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Tis the season for fog, haze, and poor air quality

Kboi Photo

Inversion: it's a term you hear frequently during colder months, primarily from Thanksgiving to Valentine's Day.

It’s when we have the least amount of daylight, a low sun angle, and little circulation in the atmosphere in between storms.

This allows cold air to get trapped in valleys surrounded by mountains, air that's more dense and heavier than relatively warmer air above.

Fog and haze usually form in the valleys, quickly reducing visibility and the air quality.

"It becomes really depressing if it sticks around too long... It just brings your spirits down, you just don't feel like doing much of anything because it is so dreary," said Larry Staugh, Lives in Boise.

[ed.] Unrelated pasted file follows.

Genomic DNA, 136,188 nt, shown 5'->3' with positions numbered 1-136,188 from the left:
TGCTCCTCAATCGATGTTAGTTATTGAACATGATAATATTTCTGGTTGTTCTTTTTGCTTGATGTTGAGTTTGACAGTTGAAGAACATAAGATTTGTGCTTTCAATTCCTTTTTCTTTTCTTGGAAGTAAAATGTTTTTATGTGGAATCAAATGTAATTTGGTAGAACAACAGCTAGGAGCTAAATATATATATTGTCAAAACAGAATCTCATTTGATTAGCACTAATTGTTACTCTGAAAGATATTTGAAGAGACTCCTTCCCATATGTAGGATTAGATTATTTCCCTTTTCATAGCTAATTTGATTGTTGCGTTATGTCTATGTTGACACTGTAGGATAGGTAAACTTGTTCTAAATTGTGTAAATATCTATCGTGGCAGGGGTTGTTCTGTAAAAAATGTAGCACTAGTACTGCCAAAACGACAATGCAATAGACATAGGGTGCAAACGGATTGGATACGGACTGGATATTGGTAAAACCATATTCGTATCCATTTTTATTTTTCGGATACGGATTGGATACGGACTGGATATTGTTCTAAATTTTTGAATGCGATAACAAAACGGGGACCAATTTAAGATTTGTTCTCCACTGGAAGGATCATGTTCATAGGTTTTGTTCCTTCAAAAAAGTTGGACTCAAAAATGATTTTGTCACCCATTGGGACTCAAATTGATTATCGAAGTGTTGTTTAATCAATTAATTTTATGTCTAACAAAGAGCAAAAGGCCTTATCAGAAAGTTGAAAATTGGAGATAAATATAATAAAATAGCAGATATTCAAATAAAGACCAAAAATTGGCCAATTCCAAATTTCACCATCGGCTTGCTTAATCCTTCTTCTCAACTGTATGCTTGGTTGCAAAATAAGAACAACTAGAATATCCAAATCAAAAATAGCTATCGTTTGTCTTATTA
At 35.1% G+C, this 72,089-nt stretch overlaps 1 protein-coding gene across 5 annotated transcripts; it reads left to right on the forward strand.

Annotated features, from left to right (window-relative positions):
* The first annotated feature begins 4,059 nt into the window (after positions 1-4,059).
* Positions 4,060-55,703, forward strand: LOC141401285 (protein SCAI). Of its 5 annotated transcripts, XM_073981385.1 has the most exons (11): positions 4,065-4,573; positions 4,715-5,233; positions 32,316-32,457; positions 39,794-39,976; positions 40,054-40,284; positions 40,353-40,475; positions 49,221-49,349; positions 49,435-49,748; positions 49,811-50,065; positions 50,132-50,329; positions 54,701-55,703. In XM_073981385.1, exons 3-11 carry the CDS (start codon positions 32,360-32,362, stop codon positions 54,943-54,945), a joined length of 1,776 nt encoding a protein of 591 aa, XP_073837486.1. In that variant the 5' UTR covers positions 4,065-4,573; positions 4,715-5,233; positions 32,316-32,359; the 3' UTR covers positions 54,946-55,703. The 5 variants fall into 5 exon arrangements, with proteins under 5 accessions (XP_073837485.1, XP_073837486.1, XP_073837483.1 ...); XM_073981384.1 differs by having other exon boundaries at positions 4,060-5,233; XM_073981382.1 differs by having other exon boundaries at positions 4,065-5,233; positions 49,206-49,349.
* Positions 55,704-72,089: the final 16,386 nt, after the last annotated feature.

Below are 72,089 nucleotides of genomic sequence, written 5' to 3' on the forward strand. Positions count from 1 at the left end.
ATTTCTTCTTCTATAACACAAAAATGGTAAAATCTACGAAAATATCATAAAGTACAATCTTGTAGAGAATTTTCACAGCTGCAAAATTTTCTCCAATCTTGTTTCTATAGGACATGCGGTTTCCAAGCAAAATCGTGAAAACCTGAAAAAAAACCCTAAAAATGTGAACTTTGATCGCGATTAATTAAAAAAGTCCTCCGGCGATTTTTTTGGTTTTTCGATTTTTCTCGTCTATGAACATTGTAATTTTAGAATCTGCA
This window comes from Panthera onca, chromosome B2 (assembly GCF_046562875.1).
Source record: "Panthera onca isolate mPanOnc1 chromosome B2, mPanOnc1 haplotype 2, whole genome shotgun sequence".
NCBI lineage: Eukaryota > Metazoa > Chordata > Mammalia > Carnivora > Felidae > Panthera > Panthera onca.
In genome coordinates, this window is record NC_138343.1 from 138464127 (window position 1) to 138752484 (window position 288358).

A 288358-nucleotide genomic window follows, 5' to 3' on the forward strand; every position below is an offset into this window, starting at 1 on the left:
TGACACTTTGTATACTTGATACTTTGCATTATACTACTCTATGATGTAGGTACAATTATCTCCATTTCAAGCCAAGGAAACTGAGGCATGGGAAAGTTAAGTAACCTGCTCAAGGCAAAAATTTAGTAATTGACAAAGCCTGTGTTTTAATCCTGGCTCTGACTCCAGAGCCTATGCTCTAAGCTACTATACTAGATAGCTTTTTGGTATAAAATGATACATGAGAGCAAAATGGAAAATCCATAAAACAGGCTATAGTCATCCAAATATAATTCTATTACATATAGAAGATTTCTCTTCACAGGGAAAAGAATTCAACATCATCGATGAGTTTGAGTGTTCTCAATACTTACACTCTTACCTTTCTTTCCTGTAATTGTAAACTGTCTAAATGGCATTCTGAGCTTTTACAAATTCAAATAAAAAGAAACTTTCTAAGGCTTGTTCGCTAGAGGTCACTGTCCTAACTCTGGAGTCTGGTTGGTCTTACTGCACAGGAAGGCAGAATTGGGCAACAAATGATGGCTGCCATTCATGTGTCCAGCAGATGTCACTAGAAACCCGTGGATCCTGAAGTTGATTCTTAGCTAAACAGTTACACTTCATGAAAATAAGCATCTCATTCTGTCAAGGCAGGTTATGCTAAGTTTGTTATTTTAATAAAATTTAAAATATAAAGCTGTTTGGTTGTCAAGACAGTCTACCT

Normally, the higher in elevation you go, the colder the air gets, that's not the case with an inversion.

From the mountain tops, the valley looks like it’s hidden in cloud cover, fog and pollution stuck along the valley floor.

There are ways to limit the impact on air quality.

"People can reduce the trips they make in vehicles, alternative transportation, or even not make trips if they're not necessary, that helps," said Mike Toole, Airshed Coordinator for DEQ.

And when the brownish haze does get to you.

"When you get too depressed you jump in the car and go to Cascade or up to Idaho City and get into the sunshine for the day and then come back home and put up with it until it leaves," said Staugh.

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